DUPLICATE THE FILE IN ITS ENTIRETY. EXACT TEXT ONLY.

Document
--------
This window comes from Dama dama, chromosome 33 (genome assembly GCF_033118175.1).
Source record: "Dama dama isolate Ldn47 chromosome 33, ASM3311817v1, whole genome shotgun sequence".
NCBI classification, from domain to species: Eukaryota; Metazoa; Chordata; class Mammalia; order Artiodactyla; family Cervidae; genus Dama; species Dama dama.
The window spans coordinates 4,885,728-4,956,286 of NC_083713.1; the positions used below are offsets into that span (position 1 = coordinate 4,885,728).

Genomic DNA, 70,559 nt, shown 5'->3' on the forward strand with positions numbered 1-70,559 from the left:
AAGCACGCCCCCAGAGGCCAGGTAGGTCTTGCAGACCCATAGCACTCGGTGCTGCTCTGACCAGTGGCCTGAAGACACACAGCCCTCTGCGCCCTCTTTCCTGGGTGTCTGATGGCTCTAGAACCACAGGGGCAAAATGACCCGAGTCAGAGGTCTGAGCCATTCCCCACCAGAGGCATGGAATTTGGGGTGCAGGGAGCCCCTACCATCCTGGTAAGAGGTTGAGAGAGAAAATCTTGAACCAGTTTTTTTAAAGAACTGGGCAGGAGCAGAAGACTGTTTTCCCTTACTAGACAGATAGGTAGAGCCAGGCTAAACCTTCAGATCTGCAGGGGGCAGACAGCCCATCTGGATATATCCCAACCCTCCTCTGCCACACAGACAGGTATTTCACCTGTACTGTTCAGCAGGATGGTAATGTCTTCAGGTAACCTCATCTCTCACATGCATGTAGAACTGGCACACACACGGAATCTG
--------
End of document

This window comes from Dama dama, chromosome 33 (genome assembly GCF_033118175.1).
Source record: "Dama dama isolate Ldn47 chromosome 33, ASM3311817v1, whole genome shotgun sequence".
NCBI classification, from domain to species: Eukaryota; Metazoa; Chordata; class Mammalia; order Artiodactyla; family Cervidae; genus Dama; species Dama dama.
The window spans coordinates 4,885,728-4,956,286 of NC_083713.1; the positions used below are offsets into that span (position 1 = coordinate 4,885,728).

Genomic DNA, 70,559 nt, shown 5'->3' on the forward strand with positions numbered 1-70,559 from the left:
AAGCACGCCCCCAGAGGCCAGGTAGGTCTTGCAGACCCATAGCACTCGGTGCTGCTCTGACCAGTGGCCTGAAGACACACAGCCCTCTGCGCCCTCTTTCCTGGGTGTCTGATGGCTCTAGAACCACAGGGGCAAAATGACCCGAGTCAGAGGTCTGAGCCATTCCCCACCAGAGGCATGGAATTTGGGGTGCAGGGAGCCCCTACCATCCTGGTAAGAGGTTGAGAGAGAAAATCTTGAACCAGTTTTTTTAAAGAACTGGGCAGGAGCAGAAGACTGTTTTCCCTTACTAGACAGATAGGTAGAGCCAGGCTAAACCTTCAGATCTGCAGGGGGCAGACAGCCCATCTGGATATATCCCAACCCTCCTCTGCCACACAGACAGGTATTTCACCTGTACTGTTCAGCAGGATGGTAATGTCTTCAGGTAACCTCATCTCTCACATGCATGTAGAACTGGCACACACACGGAATCTG